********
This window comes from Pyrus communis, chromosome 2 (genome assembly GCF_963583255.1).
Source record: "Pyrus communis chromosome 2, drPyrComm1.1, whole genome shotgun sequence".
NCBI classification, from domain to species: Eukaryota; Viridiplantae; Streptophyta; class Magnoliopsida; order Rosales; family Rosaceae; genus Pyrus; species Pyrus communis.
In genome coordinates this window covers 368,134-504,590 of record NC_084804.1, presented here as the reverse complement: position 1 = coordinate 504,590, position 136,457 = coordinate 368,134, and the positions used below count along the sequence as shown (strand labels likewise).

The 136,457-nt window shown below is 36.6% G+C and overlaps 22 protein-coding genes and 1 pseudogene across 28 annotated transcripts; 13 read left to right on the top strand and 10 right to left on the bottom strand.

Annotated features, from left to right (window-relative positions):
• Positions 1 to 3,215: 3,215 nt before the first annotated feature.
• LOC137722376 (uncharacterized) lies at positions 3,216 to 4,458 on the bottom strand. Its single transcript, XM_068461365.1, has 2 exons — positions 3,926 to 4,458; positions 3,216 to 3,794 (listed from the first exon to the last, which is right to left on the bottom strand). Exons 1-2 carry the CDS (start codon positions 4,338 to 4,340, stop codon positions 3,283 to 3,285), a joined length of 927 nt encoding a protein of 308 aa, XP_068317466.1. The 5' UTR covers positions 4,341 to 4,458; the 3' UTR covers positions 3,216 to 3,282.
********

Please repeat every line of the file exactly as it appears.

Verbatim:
This window comes from Pyrus communis, chromosome 2 (genome assembly GCF_963583255.1).
Source record: "Pyrus communis chromosome 2, drPyrComm1.1, whole genome shotgun sequence".
NCBI classification, from domain to species: Eukaryota; Viridiplantae; Streptophyta; class Magnoliopsida; order Rosales; family Rosaceae; genus Pyrus; species Pyrus communis.
In genome coordinates this window covers 368,134-504,590 of record NC_084804.1, presented here as the reverse complement: position 1 = coordinate 504,590, position 136,457 = coordinate 368,134, and the positions used below count along the sequence as shown (strand labels likewise).

The 136,457-nt window shown below is 36.6% G+C and overlaps 22 protein-coding genes and 1 pseudogene across 28 annotated transcripts; 13 read left to right on the top strand and 10 right to left on the bottom strand.

Annotated features, from left to right (window-relative positions):
• Positions 1 to 3,215: 3,215 nt before the first annotated feature.
• LOC137722376 (uncharacterized) lies at positions 3,216 to 4,458 on the bottom strand. Its single transcript, XM_068461365.1, has 2 exons — positions 3,926 to 4,458; positions 3,216 to 3,794 (listed from the first exon to the last, which is right to left on the bottom strand). Exons 1-2 carry the CDS (start codon positions 4,338 to 4,340, stop codon positions 3,283 to 3,285), a joined length of 927 nt encoding a protein of 308 aa, XP_068317466.1. The 5' UTR covers positions 4,341 to 4,458; the 3' UTR covers positions 3,216 to 3,282.